by BRIAN NADIG
Democratic primary candidates in the 15th and 19th Illinois House districts and the 10th Illinois Senate District discussed their background, experience and key issues at a June 16 “Meet and Greet” at the Copernicus Center Annex, 5214 W. Lawrence Ave.
About 120 people the event, which was sponsored by the Jefferson Park and Gladstone Park chambers of commerce, Jefferson Park and Gladstone Park neighborhood associations, and Jefferson Park Forward. Candidates were asked to focus on the issues and refrain from personal attacks. On the Republican side of the races, either no candidate is running at this time or the candidate is unchallenged.
State Representative Lindsey LaPointe was first appointed to the 19th House District seat in 2019 and then was elected to a two-year term in 2020. The district includes Jefferson Park, Portage Park, Old Irving Park, Dunning and parts of Gladstone Park.
“I was a social worker turned policy advocate turned state representative, and it’s my experience on the ground as a social worker, primarily with kids with special needs and with seniors on fixed incomes on the Northwest Side who were struggling to stay in their homes, that was my inspiration for going into policy work, first, and then take the plunge into Chicago politics, second,” LaPointe said.
“We have a diversity of political opinions on the Northwest Side, … and that’s okay,” LaPointe added. “What we all have in common up here on the Northwest Side is a commitment to service and a commitment to being engaged in our communities.”
LaPointe said that the past 2 1/2 years have been “really challenging” due to the pandemic and that families must now deal with inflation and higher costs of living, with public safety being the “biggest issue” at this time. She added that the issues call for leaders “who authentically love” their communities and will be “relentless” in addressing the problems.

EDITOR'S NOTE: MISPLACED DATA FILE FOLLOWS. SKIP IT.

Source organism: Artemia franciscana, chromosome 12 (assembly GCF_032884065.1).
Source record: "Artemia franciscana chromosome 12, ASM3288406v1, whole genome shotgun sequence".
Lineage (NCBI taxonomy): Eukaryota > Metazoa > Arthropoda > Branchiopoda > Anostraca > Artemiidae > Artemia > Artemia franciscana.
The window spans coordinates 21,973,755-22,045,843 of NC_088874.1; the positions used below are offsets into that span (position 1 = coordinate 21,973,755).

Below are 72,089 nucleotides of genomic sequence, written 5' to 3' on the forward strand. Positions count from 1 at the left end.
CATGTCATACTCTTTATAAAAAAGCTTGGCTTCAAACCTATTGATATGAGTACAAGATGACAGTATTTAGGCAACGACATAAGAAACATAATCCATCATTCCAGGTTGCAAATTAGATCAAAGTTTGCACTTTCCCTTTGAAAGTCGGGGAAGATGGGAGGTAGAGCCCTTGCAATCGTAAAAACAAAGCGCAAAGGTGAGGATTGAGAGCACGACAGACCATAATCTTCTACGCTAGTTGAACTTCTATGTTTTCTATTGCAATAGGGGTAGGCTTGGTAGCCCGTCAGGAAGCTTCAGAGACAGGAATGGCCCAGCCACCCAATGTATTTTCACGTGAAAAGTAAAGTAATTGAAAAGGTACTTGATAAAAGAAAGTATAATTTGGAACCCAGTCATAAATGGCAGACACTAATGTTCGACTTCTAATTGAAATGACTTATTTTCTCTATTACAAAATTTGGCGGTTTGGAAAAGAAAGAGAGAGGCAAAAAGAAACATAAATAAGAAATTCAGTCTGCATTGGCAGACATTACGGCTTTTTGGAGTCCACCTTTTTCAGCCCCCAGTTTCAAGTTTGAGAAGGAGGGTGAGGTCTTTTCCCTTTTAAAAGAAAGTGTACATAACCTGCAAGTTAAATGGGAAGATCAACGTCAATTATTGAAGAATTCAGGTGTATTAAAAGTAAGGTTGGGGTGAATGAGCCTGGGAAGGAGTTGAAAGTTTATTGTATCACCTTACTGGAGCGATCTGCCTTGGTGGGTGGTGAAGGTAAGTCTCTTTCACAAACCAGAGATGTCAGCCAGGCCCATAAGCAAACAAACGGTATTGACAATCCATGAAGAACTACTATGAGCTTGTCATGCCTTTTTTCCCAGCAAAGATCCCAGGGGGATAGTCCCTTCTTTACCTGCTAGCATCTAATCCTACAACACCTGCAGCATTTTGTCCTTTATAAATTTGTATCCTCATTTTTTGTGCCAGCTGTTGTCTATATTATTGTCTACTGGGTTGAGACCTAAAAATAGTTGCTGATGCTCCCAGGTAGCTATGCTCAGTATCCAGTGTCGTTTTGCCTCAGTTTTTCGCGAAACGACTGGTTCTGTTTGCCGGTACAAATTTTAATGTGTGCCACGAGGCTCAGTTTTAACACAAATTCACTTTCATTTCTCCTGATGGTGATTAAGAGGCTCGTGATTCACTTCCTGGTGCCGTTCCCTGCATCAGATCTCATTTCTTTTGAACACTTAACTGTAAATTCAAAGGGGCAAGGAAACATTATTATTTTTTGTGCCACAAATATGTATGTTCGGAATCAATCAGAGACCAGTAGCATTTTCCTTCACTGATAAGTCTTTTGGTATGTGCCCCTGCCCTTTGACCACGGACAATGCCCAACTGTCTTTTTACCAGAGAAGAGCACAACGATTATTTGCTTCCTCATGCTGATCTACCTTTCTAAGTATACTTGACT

LaPointe said that the increase in gun violence started in March of 2020 when “everyone’s structure and routines were rocked” due to the pandemic, causing some students not to finish high school. She said that there are too many illegal guns on the street and that it is important to support and fund law enforcement but also to invest in the “frontline” community-based organizations working to reduce violence.
Tina Wallace, who is challenging LaPointe in the Democratic primary for the 19th House District seat, has worked in the real estate industry for 35 years and founded Barriers Against Repeated Cruelty, a networking and funding conduit for animals in need.
“Throughout my career I noticed most of the owners were men, and I didn’t like that so much, so I worked hard, and I’m proud to say I’m a female small business owner. Girls, never give up. You can break the glass ceiling,” Wallace said.
Wallace said that the message which she is receiving from residents on the campaign trail is clear. “They’re not happy, and they don’t feel safe … moms who don’t want their kids playing in the front yard,” and seniors who are too scared to leave their home, and residents who do want to buy gas while their children are in the car, Wallace said.
“People ask me why I’m running. I’m tired of what’s going on in our community. We need common-sense, practical solutions,” Wallace said.
“Through my experiences I’ve learned how to negotiate, listen and stand up for what’s right and not back down and bring people together who are on opposite ends of the spectrum for a meeting of the minds,” Wallace said.